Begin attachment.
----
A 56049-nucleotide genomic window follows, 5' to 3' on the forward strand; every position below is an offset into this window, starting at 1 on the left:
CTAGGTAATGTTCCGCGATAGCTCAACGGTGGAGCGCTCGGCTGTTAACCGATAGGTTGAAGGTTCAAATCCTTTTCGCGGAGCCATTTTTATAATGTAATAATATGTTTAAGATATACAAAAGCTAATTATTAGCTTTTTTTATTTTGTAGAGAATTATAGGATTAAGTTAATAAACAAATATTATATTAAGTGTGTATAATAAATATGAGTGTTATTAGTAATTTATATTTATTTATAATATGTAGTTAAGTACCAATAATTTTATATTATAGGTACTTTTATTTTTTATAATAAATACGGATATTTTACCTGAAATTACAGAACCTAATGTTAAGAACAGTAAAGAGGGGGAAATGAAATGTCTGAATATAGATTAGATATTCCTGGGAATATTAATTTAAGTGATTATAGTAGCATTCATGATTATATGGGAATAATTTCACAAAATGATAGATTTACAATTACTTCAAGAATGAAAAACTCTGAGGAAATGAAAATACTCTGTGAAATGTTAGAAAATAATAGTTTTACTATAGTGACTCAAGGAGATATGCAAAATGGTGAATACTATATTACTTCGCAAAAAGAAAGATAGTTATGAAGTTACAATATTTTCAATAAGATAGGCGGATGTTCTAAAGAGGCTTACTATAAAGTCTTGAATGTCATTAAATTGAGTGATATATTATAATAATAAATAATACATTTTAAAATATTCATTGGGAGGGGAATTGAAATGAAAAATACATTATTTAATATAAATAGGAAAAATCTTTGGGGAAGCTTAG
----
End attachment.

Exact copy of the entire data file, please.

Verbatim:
A 56049-nucleotide genomic window follows, 5' to 3' on the forward strand; every position below is an offset into this window, starting at 1 on the left:
CTAGGTAATGTTCCGCGATAGCTCAACGGTGGAGCGCTCGGCTGTTAACCGATAGGTTGAAGGTTCAAATCCTTTTCGCGGAGCCATTTTTATAATGTAATAATATGTTTAAGATATACAAAAGCTAATTATTAGCTTTTTTTATTTTGTAGAGAATTATAGGATTAAGTTAATAAACAAATATTATATTAAGTGTGTATAATAAATATGAGTGTTATTAGTAATTTATATTTATTTATAATATGTAGTTAAGTACCAATAATTTTATATTATAGGTACTTTTATTTTTTATAATAAATACGGATATTTTACCTGAAATTACAGAACCTAATGTTAAGAACAGTAAAGAGGGGGAAATGAAATGTCTGAATATAGATTAGATATTCCTGGGAATATTAATTTAAGTGATTATAGTAGCATTCATGATTATATGGGAATAATTTCACAAAATGATAGATTTACAATTACTTCAAGAATGAAAAACTCTGAGGAAATGAAAATACTCTGTGAAATGTTAGAAAATAATAGTTTTACTATAGTGACTCAAGGAGATATGCAAAATGGTGAATACTATATTACTTCGCAAAAAGAAAGATAGTTATGAAGTTACAATATTTTCAATAAGATAGGCGGATGTTCTAAAGAGGCTTACTATAAAGTCTTGAATGTCATTAAATTGAGTGATATATTATAATAATAAATAATACATTTTAAAATATTCATTGGGAGGGGAATTGAAATGAAAAATACATTATTTAATATAAATAGGAAAAATCTTTGGGGAAGCTTAG